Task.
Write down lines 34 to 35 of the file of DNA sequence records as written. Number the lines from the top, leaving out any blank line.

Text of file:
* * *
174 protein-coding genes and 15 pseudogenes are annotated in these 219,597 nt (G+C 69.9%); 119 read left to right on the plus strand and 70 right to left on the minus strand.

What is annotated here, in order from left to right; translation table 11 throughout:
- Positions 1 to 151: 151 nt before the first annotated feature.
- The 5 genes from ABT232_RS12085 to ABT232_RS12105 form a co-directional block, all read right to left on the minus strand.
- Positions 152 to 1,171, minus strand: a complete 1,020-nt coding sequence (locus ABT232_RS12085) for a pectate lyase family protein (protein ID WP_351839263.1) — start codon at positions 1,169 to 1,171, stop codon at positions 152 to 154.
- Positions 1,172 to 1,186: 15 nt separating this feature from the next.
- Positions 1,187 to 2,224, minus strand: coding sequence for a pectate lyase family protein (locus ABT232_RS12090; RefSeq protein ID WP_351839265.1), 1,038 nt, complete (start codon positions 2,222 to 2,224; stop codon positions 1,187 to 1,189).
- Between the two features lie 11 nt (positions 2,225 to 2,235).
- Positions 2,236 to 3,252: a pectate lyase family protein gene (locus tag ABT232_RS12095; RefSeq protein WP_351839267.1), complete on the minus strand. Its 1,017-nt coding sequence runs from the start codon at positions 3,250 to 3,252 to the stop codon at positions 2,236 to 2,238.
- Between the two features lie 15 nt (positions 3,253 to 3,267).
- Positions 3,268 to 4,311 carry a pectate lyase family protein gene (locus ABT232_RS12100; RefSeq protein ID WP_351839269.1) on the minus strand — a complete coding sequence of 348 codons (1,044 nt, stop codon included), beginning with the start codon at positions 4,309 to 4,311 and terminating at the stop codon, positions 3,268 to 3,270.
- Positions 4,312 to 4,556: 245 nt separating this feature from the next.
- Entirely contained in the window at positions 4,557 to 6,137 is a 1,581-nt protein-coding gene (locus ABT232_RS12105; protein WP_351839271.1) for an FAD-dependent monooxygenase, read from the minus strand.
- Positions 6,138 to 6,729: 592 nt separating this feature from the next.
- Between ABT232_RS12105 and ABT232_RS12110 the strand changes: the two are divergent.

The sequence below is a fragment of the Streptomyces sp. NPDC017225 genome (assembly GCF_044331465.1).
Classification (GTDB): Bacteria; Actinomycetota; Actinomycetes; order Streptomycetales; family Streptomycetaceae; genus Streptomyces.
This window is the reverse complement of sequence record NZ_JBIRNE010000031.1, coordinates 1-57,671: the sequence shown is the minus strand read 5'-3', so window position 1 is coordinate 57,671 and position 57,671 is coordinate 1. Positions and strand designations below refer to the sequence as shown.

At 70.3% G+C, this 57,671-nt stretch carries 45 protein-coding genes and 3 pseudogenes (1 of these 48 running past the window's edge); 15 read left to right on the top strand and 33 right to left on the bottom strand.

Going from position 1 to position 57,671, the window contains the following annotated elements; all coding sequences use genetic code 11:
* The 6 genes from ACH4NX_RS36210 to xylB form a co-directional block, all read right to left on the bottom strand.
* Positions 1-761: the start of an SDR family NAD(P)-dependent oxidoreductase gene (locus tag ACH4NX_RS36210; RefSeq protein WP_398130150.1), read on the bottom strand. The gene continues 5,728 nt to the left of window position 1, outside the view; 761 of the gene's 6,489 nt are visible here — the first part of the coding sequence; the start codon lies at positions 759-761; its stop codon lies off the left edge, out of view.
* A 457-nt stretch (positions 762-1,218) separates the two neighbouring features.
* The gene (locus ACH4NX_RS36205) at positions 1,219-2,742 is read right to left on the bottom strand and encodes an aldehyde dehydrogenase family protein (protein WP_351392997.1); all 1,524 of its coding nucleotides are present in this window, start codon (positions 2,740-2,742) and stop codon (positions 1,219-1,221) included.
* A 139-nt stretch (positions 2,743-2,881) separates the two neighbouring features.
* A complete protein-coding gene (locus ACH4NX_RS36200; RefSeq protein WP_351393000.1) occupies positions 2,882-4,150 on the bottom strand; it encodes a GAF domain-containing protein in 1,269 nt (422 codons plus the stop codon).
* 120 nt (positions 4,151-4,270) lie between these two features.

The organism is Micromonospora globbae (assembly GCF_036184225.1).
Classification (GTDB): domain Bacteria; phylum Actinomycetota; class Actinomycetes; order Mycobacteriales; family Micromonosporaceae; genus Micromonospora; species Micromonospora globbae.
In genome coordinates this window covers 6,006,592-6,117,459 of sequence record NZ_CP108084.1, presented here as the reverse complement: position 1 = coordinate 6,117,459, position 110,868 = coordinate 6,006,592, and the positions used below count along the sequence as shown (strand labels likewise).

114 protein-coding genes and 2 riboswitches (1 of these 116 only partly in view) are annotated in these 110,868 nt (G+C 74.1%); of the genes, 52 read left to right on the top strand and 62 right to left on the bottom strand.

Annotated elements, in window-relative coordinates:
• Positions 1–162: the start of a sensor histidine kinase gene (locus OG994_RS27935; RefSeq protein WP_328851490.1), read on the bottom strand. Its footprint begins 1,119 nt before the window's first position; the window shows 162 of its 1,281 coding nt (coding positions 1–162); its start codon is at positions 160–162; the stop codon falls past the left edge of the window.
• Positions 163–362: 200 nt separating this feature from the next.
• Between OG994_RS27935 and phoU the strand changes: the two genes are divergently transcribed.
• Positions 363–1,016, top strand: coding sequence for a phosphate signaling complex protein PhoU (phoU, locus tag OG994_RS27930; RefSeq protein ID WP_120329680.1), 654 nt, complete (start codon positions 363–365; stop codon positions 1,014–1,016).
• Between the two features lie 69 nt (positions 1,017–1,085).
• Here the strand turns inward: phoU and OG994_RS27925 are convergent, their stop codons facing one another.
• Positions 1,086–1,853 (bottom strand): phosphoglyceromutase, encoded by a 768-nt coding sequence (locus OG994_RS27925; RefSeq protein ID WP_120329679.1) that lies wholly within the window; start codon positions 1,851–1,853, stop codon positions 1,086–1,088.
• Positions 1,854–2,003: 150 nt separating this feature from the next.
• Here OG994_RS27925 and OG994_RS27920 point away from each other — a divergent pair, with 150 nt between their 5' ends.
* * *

• Positions 163–362: 200 nt separating this feature from the next.
• Between OG994_RS27935 and phoU the strand changes: the two genes are divergently transcribed.